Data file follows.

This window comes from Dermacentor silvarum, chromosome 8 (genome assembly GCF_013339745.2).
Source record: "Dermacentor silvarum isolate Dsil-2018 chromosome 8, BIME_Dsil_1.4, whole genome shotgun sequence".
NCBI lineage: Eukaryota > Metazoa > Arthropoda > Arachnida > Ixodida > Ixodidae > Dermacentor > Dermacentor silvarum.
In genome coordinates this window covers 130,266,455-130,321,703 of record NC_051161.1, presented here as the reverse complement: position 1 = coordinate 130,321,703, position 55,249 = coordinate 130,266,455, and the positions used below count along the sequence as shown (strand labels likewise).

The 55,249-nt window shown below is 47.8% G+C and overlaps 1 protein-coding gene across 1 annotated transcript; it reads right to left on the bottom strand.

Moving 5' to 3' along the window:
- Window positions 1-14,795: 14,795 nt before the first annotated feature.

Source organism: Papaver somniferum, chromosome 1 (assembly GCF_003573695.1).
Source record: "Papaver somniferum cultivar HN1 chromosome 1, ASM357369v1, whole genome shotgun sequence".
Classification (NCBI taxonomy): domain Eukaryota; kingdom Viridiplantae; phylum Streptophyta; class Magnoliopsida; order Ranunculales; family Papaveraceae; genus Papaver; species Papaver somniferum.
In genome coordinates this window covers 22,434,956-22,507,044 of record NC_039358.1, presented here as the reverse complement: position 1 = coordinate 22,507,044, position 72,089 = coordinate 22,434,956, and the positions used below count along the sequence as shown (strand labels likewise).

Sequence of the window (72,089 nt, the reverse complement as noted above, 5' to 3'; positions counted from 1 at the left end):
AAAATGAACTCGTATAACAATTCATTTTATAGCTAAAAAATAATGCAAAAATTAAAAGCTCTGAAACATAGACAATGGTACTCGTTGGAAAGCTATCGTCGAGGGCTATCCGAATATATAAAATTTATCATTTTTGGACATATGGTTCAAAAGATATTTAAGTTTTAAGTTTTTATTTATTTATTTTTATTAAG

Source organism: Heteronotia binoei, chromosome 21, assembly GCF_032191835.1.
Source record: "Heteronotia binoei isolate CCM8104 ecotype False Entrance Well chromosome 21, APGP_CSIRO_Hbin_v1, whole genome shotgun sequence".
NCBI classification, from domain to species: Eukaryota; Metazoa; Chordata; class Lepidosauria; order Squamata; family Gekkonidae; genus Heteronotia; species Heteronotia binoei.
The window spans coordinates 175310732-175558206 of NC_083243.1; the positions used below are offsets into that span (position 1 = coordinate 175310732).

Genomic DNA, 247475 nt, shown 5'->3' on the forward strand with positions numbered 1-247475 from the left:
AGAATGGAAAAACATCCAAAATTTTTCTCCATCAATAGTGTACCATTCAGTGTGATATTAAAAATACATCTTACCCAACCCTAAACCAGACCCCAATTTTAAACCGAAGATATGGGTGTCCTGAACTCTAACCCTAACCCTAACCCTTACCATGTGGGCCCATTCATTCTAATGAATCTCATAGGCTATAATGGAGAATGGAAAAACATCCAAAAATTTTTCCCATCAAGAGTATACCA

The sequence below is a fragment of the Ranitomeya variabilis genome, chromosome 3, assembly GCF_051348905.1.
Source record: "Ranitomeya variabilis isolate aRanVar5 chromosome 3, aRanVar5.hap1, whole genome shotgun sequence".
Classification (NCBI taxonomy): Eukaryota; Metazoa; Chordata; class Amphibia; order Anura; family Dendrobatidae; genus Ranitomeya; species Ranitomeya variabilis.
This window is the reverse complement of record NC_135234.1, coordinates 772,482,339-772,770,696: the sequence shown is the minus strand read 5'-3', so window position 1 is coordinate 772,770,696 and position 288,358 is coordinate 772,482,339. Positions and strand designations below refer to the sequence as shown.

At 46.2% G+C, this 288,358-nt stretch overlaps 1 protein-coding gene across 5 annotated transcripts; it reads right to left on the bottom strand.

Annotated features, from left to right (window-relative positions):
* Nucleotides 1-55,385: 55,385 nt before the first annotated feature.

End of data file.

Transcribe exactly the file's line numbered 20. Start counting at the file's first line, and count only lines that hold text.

The sequence below is a fragment of the Ranitomeya variabilis genome, chromosome 3, assembly GCF_051348905.1.